Analysis and Applied Mathematics Seminar
Case Western Reserve University
Osmotic water flow and solute diffusion in moving cells: mathematical model and numerical method
Abstract: Differences in solute concentration across a semipermeable membrane of cells generates transmembrane osmotic water flow. The interaction of such flows with membrane and flow mechanics is a little explored area despite its potential significance in many biological applications. Particularly, in recent studies, experimental evidence suggests that membrane ion channels and aquaporins (water channels), and thus, solute diffusion and osmosis, play an important role in cell movement. To clarify the role of osmosis in cell movement, one needs to understand the interplay between solute diffusion, osmosis and mechanical forces. In this presentation, we discuss a mathematical model that allows for studying the interplay between diffusive, osmotic and mechanical effects, and the numerical method for solving the model system. An osmotically active solute obeys a advection-diffusion equation in a region demarcated by a deformable membrane. The interfacial membrane allows transmembrane water flow which is determined by osmotic and mechanical pressure differences across the membrane. The numerical method is based on an immersed boundary method for fluid-structure interaction and a Cartesian grid embedded boundary method for the solute. We demonstrate our numerical algorithm with the test case of an osmotic engine, a recently proposed mechanism for cell propulsion. This is joint work with Yoichiro Mori at University of Minnesota.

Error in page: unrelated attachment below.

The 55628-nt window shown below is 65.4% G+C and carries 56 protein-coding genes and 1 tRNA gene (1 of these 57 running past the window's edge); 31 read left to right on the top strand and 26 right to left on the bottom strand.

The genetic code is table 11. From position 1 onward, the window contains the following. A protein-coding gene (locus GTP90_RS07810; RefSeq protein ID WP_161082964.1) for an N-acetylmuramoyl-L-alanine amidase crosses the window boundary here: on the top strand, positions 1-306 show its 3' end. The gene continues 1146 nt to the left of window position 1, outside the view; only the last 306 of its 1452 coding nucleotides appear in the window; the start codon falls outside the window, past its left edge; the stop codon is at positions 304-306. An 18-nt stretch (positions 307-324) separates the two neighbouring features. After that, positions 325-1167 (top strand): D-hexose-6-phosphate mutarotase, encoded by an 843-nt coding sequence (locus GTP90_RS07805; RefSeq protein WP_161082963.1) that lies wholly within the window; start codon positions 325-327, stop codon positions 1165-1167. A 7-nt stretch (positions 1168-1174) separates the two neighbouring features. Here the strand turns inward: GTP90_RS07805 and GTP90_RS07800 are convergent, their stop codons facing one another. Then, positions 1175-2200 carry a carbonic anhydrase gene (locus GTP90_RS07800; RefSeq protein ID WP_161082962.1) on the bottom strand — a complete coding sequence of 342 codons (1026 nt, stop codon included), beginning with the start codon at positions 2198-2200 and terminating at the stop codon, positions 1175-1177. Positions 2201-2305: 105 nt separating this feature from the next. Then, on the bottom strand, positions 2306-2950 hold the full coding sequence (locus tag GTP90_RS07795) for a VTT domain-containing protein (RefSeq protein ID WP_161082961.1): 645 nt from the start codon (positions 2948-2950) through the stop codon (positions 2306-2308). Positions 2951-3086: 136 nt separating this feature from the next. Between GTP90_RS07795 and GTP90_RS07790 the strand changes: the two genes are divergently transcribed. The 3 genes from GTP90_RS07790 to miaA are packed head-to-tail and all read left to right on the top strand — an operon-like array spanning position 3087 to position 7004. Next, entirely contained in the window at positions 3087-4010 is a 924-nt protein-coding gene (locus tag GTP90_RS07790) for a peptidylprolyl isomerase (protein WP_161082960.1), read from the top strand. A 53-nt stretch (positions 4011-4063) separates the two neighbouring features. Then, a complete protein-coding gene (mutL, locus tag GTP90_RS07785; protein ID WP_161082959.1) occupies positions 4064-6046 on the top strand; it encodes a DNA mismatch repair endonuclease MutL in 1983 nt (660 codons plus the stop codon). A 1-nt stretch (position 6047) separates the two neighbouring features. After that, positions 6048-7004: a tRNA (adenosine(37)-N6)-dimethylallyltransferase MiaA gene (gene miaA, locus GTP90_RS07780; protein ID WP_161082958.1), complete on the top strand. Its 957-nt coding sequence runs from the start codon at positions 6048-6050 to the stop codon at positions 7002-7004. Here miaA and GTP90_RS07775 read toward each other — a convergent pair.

Monday November 13, 2017 at 4:00 PM in SEO 636